Menorca was once regularly invaded by its European neighbours and maraurding pirates and so fortresses were built at Maó harbour to help protect the island. We visited La Mola, an impressive 19th century fortress, and the 18th centrury Fort Marlborough which was built by the British. Sant Felip Castle can also be visited. Various watch towers and defence turrets are visible all around the island and these were used to send alarm signals when invasion forces were spotted.
Binibeca is a small resort town on Menorca’s south coast. It was built in the 1970s and designed to recreate the fishing village atmosphere of Menorca past. The tiny white buildings are festooned with flowers and set in a maze of winding alleyways. There’s a small sandy beach, bars, restaurants and shops.
20. Monte Toro
Monte Toro, the island’s tallest mountain at 358 metres above sea level, makes for some of the best views of Menorca. On a clear day you may spot mainland Spain. Mount Toro has been a shrine and place of pilgrimage since the 13th century and many believe the mountain is the spiritual centre of the island. After you’ve checked out the incredible panoramic views visit the Sanctuary of the Virgin of El Toro.
Looking for somewhere to stay? – check out the latest hotel and accommodation deals in Menorca
21. Harbourside Bays
With so much coastline you’ll find plenty of pretty water-side areas lined with bars, cafes and restaurants. Enjoy a meal with views over the water as fishing boats bob about and your freshly caught lunch is brought ashore.
I love mayonnaise on my chips and rumour has it that I have a Menorcan serving girl to thank for it. In the 18th century the French army commanded by Duke de Richelieu landed in Menorca. The Duke stopped in Mahon for food in small tavern. There was only dry meat and no cream but a girl from Mahon improvised and made a sauce using eggs and olive oil. The duke loved it and took the recipe back to Paris. To this day locals insist on calling it mahonnaise.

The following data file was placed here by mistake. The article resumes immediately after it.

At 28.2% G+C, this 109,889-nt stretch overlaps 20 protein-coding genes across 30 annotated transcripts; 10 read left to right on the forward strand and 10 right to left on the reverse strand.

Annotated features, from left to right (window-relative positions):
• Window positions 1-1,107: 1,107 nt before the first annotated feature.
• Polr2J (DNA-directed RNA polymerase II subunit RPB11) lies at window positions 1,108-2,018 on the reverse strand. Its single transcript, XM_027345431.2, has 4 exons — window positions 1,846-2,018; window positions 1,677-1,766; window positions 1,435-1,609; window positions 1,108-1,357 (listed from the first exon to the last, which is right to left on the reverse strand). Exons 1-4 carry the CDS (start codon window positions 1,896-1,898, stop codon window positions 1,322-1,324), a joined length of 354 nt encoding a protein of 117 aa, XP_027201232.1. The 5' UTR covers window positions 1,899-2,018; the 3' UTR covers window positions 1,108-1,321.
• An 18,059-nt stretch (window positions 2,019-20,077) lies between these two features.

Read more about Spain and the Balearic Islands
23. Cami de Cavalls
Menorca is hiker, biker and horse-rider’s dream. The Camí de Cavalls is an ancient bridal path that encircles the island’s coastline for 186k. It was originally used by the military to help guard the island and connects all the Camina Cabise watchtowers. It showcases Menorca’s eco-systems and wildlife with some ancient history thrown in. The path is also used to reach some of the island’s most inaccessible beaches.
If you haven’t already planned a holiday and are still working out where to go this year think about a holiday to Menorca. This was my third visit to the island but this time I saw a new, slower and more natural side to it which I loved. If you’re thinking of visiting Menorca and have any questions drop me an email or a tweet and I’ll be happy to help.
Just so you know…
I was invited to Menorca by Traverse and Visit Spain to discover the island and to attend a blogging conference. We spent two days in conference at Barceló Hamilton Menorca and five full-on days, and nights, exploring the island where our base for the week was the lovely beachside Salgar Resort. We flew with Jet2 – my first time flying with that airline and I was very impressed and will definitely fly with them again.
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Suzanne Jones is creator, writer and photographer at The Travelbunny. When she’s not indulging her wanderlust you’ll most likely find her enjoying coastal walks in her home county of East Sussex, UK.
Suzanne co-writes Sussex Bloggers which showcases the best of East & West Sussex.